Doctor Who – “The Crimson Horror”

“You do seem to keep turning up like a bad penny, young man.”

I don’t review Doctor Who but today I thought I’d make an exception. I’ve been seeing a bit of hate for the most recent episode (although reviews have been glowingly positive) but I really loved it. So let’s dive right in to the Crimson ‘orror.

If I hadn’t seen the “Next Time on Doctor Who” segment last week may have been led into thinking that The Doctor was not making an appearance in “The Crimson Horror”. The episode opened with someone mysteriously meeting a rather sticky end, and we were introduced to the evil Mrs Gilliflower, played by Diana Rigg. She was playing a much different role to her recent one as Lady Olenna Tyrell on Game of Thrones. She was brilliant though as the evil, menacing boss of Sweetville. The first part of the episode follows everyone’s favourite Victorian lesbian crime fighting duo Madame Vastra and Jenny Flint, aided by the trusty Strax. I’ve never been sure how I feel about these characters. I never liked them like some fans. But they rocked in this episode, actually, Jenny rocked. She was badass. One scene had her pulling off her coat revealing steampunk-esque leather armour. Very cool indeed.

Madame Vastra took a back seat to Jenny in this episode, which is a good thing. Strax was his usual lovable, insane self with quotes like (on a full assault on Sweetville) “Casualties can be kept to as little as 80%.” There was another strong character in the form of Ada Gillyflower, Mrs Gillyflower’s daughter (played by Diana Rigg’s real life daughter; Rachael Stirling) She was almost as creepy as her mother and grew a strange attachment to The Doctor.

The Doctor did pop up though, nearly a third of the way into the episode. When asked by Jenny how long he’s been there the episode launches into its strongest moment, a an old-timey, sepia segment which was really quite amazing. It summed up how The Doctor and Clara had ended up where they had. The final confrontation was brilliant as well thanks to great special effects. I realise that many fans will be split on the villain of Mr Sweet. One part creepy, the other part adorable. I thought he was great. And him being crushed to death by Ada, combined with The Doctor’s gobsmacked reaction was hilarious. On the subject of comedy, this episode was very funny. The biggest laugh from me was probably The Doctor’s attempt at a Northern accent. I should have been offended, in reality I was in hysterics. The comedy in this episode was not hit and miss, for me it was hit after hit.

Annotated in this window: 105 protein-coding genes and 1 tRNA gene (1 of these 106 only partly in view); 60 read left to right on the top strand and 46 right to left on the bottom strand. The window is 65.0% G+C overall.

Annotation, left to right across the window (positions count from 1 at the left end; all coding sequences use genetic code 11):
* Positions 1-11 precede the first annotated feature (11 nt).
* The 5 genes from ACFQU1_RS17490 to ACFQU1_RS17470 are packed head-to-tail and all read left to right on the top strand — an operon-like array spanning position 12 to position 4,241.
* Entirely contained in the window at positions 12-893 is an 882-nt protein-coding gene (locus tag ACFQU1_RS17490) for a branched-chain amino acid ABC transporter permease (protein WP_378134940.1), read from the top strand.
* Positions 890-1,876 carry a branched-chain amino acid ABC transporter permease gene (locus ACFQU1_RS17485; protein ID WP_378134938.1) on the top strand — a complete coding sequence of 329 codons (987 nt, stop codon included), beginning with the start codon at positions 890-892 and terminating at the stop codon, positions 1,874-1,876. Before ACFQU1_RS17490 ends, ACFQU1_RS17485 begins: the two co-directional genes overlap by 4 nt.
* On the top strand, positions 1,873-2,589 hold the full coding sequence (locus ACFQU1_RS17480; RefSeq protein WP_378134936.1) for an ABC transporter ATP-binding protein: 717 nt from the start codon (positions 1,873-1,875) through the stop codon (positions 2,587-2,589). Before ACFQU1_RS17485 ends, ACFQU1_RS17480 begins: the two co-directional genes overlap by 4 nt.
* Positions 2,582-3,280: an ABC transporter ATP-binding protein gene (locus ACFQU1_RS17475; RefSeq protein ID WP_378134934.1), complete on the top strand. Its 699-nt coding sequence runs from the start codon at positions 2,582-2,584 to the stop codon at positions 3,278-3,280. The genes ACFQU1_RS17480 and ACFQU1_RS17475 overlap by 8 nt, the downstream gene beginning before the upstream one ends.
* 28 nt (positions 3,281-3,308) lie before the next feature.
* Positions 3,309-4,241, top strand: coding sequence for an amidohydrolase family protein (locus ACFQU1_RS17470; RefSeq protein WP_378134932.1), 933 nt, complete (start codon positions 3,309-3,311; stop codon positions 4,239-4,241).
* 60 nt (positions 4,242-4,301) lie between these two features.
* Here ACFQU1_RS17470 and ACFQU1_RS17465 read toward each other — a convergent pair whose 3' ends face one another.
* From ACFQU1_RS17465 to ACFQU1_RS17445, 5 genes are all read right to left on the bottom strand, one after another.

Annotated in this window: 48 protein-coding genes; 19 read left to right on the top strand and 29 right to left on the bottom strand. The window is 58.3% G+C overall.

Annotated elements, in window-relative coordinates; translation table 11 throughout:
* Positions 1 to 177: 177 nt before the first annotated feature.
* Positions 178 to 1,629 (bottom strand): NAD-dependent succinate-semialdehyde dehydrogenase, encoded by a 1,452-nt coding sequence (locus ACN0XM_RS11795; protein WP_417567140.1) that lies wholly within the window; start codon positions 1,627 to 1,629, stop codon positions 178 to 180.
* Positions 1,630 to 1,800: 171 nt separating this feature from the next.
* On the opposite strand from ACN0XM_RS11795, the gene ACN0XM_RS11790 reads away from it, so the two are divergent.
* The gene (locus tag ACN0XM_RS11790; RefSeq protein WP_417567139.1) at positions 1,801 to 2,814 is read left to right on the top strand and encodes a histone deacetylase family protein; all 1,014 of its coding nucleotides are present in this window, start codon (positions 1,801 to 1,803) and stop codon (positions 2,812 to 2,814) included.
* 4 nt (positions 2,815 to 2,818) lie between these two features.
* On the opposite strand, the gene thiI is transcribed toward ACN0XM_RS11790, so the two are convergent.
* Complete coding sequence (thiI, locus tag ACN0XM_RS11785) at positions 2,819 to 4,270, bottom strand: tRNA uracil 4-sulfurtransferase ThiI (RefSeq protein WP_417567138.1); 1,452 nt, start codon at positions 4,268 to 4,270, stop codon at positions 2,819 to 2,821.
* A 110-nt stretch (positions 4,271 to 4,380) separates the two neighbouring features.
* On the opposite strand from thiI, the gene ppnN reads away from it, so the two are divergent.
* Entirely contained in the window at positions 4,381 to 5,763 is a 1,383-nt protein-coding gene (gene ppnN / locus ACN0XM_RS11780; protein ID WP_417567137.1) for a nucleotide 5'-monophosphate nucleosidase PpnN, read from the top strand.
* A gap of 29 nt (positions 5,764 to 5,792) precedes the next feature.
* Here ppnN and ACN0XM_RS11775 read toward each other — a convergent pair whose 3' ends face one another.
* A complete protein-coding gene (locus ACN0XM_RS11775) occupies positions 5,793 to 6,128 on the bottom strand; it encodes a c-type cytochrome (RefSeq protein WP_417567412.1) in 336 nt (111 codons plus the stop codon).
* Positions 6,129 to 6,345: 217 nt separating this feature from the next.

The one negative for this episode was the last 2 minutes in which Clara was discovered by the two kids she was looking after. I mean seriously, how did 2 kids find that out?! I’ll reserve judgement however, and see how this is handled next week.

Overall this was my favourite episode of the second half of season 7. Ir season 7b. Or whatever. People will either agree or disagree with me on this one, and I don’t expect any of my friends will like it as much as I. Mark Gatiss has written a polarizing episode for sure, but it was also macabre, darkly hilarious and one of the most enjoyable 45-ish minutes I’ve had in a while.

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